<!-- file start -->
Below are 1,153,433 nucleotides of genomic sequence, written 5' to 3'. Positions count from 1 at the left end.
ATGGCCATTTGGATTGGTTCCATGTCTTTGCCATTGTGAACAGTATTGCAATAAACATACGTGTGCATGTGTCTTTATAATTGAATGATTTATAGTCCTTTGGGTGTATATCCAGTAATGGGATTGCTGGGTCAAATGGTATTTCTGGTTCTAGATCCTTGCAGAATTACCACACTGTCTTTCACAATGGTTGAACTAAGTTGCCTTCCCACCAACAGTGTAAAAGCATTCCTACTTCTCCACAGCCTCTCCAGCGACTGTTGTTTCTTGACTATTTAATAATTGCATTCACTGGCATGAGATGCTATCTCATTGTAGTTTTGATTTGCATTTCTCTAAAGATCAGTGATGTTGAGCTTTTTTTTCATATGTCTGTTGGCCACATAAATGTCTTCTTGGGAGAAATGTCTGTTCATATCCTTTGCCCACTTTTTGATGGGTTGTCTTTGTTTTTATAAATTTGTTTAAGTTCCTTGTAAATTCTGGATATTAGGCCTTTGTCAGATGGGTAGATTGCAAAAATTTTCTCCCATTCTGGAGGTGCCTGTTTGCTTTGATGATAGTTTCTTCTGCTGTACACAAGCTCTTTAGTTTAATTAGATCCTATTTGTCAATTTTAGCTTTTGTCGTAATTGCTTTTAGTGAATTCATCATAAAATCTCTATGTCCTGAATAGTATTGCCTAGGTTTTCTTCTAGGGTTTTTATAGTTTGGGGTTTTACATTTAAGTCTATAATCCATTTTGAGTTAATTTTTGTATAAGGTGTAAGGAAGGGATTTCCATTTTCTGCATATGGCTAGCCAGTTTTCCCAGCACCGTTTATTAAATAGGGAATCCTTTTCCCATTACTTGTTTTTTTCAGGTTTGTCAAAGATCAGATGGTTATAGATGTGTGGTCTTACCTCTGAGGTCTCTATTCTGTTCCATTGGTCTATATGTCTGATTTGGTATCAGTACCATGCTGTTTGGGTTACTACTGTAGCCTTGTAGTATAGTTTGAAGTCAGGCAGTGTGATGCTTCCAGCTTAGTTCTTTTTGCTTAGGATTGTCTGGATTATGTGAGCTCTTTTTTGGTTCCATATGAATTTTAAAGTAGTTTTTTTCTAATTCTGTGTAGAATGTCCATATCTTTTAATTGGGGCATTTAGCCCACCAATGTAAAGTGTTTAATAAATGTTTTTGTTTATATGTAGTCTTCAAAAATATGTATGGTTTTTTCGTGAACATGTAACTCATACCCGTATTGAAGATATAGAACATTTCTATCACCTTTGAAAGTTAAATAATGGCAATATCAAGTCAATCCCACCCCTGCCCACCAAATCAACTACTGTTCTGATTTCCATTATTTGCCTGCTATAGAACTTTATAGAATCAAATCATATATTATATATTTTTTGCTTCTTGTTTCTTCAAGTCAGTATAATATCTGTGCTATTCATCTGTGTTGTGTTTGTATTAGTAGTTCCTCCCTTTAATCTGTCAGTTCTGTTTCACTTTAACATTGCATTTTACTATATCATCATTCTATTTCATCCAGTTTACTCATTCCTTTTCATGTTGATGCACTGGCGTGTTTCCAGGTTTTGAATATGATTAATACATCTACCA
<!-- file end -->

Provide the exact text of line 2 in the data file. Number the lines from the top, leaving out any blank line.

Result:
ATGGCCATTTGGATTGGTTCCATGTCTTTGCCATTGTGAACAGTATTGCAATAAACATACGTGTGCATGTGTCTTTATAATTGAATGATTTATAGTCCTTTGGGTGTATATCCAGTAATGGGATTGCTGGGTCAAATGGTATTTCTGGTTCTAGATCCTTGCAGAATTACCACACTGTCTTTCACAATGGTTGAACTAAGTTGCCTTCCCACCAACAGTGTAAAAGCATTCCTACTTCTCCACAGCCTCTCCAGCGACTGTTGTTTCTTGACTATTTAATAATTGCATTCACTGGCATGAGATGCTATCTCATTGTAGTTTTGATTTGCATTTCTCTAAAGATCAGTGATGTTGAGCTTTTTTTTCATATGTCTGTTGGCCACATAAATGTCTTCTTGGGAGAAATGTCTGTTCATATCCTTTGCCCACTTTTTGATGGGTTGTCTTTGTTTTTATAAATTTGTTTAAGTTCCTTGTAAATTCTGGATATTAGGCCTTTGTCAGATGGGTAGATTGCAAAAATTTTCTCCCATTCTGGAGGTGCCTGTTTGCTTTGATGATAGTTTCTTCTGCTGTACACAAGCTCTTTAGTTTAATTAGATCCTATTTGTCAATTTTAGCTTTTGTCGTAATTGCTTTTAGTGAATTCATCATAAAATCTCTATGTCCTGAATAGTATTGCCTAGGTTTTCTTCTAGGGTTTTTATAGTTTGGGGTTTTACATTTAAGTCTATAATCCATTTTGAGTTAATTTTTGTATAAGGTGTAAGGAAGGGATTTCCATTTTCTGCATATGGCTAGCCAGTTTTCCCAGCACCGTTTATTAAATAGGGAATCCTTTTCCCATTACTTGTTTTTTTCAGGTTTGTCAAAGATCAGATGGTTATAGATGTGTGGTCTTACCTCTGAGGTCTCTATTCTGTTCCATTGGTCTATATGTCTGATTTGGTATCAGTACCATGCTGTTTGGGTTACTACTGTAGCCTTGTAGTATAGTTTGAAGTCAGGCAGTGTGATGCTTCCAGCTTAGTTCTTTTTGCTTAGGATTGTCTGGATTATGTGAGCTCTTTTTTGGTTCCATATGAATTTTAAAGTAGTTTTTTTCTAATTCTGTGTAGAATGTCCATATCTTTTAATTGGGGCATTTAGCCCACCAATGTAAAGTGTTTAATAAATGTTTTTGTTTATATGTAGTCTTCAAAAATATGTATGGTTTTTTCGTGAACATGTAACTCATACCCGTATTGAAGATATAGAACATTTCTATCACCTTTGAAAGTTAAATAATGGCAATATCAAGTCAATCCCACCCCTGCCCACCAAATCAACTACTGTTCTGATTTCCATTATTTGCCTGCTATAGAACTTTATAGAATCAAATCATATATTATATATTTTTTGCTTCTTGTTTCTTCAAGTCAGTATAATATCTGTGCTATTCATCTGTGTTGTGTTTGTATTAGTAGTTCCTCCCTTTAATCTGTCAGTTCTGTTTCACTTTAACATTGCATTTTACTATATCATCATTCTATTTCATCCAGTTTACTCATTCCTTTTCATGTTGATGCACTGGCGTGTTTCCAGGTTTTGAATATGATTAATACATCTACCA